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LIFE IS MOSTLY FROTH AND BUBBLE

Life is mostly froth and bubble;
Two things stand like stone:
Kindness in another's trouble,
Courage in our own.

One of my relatives or a family friend inscribed those inspiring lines in my autograph book more than 70 years ago. They linger in my memory, and their message still applies today. But until now, I had no idea of the poet's name.

A search of the internet has at last revealed that the verse was composed by one of Australia's most famous poets, Adam Lindsay Gordon (18331870). It's towards the end of a 180-line poem titled Ye Weary Wayfarer. Finis Exoptatus.

Gordon is the only Australian poet to be honoured with a bust in the Poets' Corner of London's Westminster Abbey. Here are some brief facts about him, from Perry Middlemiss, of  Melbourne, who presents a wonderful selection of Australia's greatest authors and poets on his website.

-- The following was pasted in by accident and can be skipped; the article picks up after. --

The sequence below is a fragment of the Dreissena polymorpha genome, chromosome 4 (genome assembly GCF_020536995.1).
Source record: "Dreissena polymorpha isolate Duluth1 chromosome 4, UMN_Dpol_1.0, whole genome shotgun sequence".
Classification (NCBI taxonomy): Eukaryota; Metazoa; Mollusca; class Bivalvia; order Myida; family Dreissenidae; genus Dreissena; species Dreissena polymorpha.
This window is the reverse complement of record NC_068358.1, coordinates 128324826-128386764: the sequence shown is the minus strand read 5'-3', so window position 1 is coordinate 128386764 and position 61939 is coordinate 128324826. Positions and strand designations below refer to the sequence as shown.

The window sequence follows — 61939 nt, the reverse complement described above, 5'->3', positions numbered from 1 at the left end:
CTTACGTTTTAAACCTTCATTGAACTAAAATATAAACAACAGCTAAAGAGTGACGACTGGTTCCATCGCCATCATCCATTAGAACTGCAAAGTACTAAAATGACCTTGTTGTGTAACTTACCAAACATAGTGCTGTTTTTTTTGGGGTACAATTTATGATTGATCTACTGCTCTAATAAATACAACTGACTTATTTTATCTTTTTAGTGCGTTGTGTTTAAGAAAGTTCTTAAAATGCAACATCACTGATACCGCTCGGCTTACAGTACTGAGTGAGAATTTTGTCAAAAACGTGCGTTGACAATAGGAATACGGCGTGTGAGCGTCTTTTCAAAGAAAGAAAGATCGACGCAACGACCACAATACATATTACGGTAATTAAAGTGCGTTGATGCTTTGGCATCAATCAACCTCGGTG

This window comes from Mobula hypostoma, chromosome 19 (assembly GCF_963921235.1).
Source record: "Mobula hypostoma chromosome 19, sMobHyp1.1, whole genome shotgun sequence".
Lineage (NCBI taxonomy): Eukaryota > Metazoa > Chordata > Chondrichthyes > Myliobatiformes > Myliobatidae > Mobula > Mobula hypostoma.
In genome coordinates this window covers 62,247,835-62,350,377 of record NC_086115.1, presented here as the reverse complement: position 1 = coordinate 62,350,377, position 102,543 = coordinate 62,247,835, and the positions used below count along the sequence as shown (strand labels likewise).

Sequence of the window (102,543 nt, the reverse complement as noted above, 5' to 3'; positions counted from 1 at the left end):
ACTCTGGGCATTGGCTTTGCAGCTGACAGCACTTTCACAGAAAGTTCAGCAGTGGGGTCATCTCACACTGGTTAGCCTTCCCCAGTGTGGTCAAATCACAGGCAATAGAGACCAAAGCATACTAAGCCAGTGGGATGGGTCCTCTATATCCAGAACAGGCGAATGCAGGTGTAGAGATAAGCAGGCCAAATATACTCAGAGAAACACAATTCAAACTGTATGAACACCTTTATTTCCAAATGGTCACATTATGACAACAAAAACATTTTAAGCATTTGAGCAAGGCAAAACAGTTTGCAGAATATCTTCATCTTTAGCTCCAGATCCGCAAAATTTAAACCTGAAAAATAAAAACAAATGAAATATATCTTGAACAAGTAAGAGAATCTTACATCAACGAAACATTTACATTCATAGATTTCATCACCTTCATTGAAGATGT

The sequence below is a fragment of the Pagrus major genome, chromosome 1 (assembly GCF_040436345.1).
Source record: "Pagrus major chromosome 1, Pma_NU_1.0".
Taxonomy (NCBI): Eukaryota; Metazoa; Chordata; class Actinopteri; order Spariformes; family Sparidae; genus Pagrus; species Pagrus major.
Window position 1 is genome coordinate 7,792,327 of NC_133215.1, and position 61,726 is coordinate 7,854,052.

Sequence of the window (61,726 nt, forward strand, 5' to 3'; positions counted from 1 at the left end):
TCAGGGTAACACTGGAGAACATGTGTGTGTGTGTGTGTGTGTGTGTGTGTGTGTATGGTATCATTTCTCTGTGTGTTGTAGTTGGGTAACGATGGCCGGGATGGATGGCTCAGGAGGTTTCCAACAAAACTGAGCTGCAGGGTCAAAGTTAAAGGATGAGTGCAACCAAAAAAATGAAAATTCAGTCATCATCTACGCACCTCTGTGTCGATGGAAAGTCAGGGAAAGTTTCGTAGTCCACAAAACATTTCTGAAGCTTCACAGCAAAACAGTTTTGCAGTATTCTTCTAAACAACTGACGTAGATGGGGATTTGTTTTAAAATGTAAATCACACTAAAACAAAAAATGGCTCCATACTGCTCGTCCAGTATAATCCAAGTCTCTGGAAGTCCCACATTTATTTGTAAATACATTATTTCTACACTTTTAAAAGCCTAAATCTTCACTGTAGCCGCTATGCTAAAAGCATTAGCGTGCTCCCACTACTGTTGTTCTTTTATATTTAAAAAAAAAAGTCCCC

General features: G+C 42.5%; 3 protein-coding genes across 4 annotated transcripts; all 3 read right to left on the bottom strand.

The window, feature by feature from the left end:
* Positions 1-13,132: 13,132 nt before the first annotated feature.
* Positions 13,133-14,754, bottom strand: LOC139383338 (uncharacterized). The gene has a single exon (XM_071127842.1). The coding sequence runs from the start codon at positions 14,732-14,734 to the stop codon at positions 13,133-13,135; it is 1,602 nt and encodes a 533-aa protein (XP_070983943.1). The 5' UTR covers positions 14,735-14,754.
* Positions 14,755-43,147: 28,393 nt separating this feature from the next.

Gordon, he says, was born in 1833 at Fayal in the Azores, where his mother's father had a plantation.

He completed his education in England and was sent by his family to South Australia in 1853 where he enlisted in the mounted police. He was briefly a member of Parliament and lived in Western Australia and Ballarat (Victoria) before moving to Melbourne.

During his time in Ballarat he suffered a severe head injury in a horse-riding accident, was bankrupted by a fire in the livery stable and lost his infant daughter. The day after his poems were published in Bush Ballads and Galloping Rhymes he committed suicide on Melbourne's Brighton Beach. He was 37.

Sadly, Gordon's own life was NOT mostly froth and bubble.

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Copyright 2003

Eric Shackle

Story first posted July 2003

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